Piping in London: the 1899 and 1900 Highland and Scottish Gatherings

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• PART 15 •

BY JEANNIE CAMPBELL MBE.

The Scottish Gathering 1899

In a reversal of the usual order, the 1899 Scottish Gathering was held on a wet Whit Monday, 22nd May at Stamford Bridge, and the report read: “Ten pipers entered the all-comers competition for bagpipe music piobaireachd. John Macpherson, from Drummond Castle carried off the first prize of £8; while John MacColl of Oban was second and Angus MacRae, Callander third. Macpherson was also successful in strathspeys and reels, while this time MacRae was second and MacColl shared the third prize with G.S. MacLennan of Edinburgh.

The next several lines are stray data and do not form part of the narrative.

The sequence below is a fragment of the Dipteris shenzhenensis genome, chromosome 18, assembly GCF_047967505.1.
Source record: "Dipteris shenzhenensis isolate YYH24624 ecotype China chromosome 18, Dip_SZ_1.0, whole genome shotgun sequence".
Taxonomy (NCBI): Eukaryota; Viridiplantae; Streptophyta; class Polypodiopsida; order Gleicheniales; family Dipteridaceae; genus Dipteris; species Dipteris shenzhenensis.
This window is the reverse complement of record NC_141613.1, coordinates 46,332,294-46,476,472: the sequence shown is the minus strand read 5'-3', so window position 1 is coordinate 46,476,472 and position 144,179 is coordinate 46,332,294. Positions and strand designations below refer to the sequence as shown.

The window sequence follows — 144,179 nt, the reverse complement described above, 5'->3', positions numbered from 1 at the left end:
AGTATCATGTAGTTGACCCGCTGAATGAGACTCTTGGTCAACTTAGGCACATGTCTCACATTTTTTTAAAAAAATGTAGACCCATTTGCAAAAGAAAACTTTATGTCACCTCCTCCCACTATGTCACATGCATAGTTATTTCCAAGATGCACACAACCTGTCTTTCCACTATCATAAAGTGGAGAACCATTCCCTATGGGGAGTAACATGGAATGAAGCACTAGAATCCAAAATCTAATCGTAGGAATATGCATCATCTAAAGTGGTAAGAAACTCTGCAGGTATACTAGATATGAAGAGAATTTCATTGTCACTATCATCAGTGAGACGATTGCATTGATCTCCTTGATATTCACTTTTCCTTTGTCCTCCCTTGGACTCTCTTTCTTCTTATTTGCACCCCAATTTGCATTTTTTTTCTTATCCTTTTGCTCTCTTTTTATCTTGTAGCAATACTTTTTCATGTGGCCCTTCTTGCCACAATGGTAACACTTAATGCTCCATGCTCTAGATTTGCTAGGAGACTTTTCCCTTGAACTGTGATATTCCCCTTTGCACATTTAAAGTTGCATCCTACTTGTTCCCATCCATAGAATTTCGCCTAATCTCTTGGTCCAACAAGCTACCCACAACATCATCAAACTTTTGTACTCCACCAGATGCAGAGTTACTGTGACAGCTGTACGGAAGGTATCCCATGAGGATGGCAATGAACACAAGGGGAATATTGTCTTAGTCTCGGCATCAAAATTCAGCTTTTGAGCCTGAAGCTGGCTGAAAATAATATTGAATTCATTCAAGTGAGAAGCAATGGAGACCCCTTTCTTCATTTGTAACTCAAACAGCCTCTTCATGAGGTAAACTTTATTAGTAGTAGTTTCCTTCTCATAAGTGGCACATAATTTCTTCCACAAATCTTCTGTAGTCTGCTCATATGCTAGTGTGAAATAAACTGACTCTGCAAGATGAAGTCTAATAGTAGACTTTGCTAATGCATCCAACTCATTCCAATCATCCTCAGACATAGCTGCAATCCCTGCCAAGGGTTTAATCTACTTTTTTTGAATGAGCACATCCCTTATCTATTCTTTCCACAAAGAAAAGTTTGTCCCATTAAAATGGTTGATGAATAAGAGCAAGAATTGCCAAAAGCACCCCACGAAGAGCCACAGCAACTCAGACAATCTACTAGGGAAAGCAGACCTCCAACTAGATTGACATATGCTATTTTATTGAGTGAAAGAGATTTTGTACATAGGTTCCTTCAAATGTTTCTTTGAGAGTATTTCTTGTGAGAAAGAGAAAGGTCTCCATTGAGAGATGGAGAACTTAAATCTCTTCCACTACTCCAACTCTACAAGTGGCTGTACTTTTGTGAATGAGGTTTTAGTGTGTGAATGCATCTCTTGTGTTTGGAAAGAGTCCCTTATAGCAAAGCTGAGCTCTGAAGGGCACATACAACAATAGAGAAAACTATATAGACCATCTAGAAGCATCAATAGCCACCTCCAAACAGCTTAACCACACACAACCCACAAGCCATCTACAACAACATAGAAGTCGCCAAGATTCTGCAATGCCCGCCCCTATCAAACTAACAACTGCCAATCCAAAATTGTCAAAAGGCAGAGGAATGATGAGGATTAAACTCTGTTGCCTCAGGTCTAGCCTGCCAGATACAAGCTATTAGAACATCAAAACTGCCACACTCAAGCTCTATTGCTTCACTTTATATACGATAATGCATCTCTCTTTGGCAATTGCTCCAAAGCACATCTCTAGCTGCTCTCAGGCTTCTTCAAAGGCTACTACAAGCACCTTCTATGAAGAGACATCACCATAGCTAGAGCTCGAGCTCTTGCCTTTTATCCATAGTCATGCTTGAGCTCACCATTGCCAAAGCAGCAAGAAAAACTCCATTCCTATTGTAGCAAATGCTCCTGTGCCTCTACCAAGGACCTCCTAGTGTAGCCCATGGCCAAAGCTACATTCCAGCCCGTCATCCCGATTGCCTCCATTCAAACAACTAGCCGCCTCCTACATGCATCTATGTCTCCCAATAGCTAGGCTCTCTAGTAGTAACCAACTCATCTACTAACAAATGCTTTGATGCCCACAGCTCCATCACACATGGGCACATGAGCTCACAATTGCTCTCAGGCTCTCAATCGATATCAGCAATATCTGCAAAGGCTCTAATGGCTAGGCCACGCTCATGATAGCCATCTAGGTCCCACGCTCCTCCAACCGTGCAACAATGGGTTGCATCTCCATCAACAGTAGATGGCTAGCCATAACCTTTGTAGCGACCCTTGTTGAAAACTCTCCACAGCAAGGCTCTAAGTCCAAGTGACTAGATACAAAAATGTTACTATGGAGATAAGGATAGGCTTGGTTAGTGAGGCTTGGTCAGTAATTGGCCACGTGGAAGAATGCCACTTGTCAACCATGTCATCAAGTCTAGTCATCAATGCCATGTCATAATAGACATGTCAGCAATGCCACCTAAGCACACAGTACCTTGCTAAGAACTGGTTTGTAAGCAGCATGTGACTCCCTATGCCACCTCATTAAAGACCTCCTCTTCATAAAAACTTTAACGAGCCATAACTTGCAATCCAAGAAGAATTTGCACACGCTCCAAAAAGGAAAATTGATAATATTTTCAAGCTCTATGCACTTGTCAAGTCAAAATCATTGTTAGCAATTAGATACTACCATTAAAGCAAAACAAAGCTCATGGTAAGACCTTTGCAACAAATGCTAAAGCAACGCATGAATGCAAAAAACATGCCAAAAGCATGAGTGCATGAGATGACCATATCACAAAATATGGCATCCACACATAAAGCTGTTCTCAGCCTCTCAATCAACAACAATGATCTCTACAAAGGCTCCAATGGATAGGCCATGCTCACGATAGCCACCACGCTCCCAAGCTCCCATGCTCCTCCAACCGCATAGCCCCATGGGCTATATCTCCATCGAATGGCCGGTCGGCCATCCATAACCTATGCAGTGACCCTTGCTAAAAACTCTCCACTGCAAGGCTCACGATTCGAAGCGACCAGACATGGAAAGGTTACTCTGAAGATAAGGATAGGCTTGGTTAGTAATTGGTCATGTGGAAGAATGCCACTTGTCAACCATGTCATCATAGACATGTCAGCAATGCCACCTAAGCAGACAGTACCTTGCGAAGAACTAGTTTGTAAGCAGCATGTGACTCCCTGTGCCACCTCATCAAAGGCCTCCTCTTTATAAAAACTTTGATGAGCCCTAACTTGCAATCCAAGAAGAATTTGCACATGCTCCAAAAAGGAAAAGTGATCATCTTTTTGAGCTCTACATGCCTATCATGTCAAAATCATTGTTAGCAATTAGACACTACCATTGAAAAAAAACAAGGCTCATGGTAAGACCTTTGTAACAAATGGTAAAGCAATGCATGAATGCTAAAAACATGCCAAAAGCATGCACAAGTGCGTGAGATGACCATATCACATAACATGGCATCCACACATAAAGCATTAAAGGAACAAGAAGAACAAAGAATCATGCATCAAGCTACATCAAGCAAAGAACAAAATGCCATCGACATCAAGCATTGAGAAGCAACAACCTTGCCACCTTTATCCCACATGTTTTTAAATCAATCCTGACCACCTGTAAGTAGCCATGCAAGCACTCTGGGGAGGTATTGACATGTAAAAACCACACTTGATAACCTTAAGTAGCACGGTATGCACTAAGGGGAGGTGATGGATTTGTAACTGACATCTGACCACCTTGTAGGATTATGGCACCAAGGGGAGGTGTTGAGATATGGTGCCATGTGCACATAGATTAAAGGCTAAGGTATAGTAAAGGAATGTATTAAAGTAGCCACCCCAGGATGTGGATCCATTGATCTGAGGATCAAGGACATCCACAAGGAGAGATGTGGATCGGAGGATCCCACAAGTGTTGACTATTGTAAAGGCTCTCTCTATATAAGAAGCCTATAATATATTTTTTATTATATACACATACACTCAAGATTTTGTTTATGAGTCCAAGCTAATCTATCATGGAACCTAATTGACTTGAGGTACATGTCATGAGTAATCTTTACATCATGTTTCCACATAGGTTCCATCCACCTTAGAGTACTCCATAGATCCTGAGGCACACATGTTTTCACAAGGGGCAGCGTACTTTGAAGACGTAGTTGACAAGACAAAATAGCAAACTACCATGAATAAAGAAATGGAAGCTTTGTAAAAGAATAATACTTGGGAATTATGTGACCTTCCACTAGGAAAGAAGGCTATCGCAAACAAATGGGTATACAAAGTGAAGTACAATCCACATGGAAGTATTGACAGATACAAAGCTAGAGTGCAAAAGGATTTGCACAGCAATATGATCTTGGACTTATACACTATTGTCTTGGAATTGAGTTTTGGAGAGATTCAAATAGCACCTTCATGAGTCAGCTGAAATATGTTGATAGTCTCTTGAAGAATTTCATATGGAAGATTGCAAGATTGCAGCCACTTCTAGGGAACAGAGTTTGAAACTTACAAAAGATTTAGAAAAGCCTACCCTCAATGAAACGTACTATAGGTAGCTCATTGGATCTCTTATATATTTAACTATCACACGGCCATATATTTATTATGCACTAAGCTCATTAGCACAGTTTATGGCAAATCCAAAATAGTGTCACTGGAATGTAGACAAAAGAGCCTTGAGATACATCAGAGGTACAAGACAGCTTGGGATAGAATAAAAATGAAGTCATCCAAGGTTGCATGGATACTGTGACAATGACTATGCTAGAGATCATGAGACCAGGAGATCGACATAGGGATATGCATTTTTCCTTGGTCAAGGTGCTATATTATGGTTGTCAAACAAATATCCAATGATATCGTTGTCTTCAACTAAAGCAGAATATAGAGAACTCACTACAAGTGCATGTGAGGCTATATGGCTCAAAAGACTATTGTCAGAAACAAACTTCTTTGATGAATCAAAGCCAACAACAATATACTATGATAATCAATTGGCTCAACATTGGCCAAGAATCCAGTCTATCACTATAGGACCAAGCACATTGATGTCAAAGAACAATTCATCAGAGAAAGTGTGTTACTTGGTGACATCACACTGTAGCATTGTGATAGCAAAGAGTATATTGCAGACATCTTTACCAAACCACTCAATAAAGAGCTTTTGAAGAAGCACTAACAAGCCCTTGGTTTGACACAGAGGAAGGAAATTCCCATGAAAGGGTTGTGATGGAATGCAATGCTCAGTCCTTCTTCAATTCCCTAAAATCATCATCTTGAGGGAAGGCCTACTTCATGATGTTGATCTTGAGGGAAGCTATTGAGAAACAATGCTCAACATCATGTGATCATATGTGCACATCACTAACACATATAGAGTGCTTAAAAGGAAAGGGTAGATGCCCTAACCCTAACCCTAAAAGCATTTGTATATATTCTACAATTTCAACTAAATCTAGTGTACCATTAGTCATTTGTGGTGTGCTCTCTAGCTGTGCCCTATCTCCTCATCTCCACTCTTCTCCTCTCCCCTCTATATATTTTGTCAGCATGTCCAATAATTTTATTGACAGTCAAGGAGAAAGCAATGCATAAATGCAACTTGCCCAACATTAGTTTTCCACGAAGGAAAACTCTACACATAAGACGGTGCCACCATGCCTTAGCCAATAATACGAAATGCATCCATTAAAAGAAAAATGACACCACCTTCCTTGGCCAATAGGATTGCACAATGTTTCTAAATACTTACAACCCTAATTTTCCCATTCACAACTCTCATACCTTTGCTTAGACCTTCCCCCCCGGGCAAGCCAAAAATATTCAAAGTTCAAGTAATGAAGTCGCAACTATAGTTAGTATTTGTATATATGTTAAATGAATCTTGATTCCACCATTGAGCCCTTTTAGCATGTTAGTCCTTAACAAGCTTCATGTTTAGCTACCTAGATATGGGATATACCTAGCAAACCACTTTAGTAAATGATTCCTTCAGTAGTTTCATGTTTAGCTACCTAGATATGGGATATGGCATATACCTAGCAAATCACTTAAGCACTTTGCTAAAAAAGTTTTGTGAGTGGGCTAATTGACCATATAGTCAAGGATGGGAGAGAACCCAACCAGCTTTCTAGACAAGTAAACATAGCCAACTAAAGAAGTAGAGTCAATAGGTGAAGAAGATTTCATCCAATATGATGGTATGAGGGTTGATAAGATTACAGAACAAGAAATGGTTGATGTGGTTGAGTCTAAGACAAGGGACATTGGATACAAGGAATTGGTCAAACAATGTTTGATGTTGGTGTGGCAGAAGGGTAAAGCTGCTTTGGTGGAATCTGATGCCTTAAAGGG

“There was a special competition for army pipers. Corporal Ross, of the 1st Scots Guards, was awarded the first prize of £4; Piper Allan, of the same corps was second; and Lance Corporal Fraser, of the 2nd Cameron Highlanders, was third. Piper Tait, of the 2nd Black Watch, was awarded a special prize for playing marches.

“In the amateurs’ competitions the prize winners for marches were Archd. Campbell, A.R. Keith, and James MacKillop, the first and last mentioned being members of the Scottish Pipers’ Society. In the strathspey competition Keith was first, Campbell second and W. MacKinnon, London, third.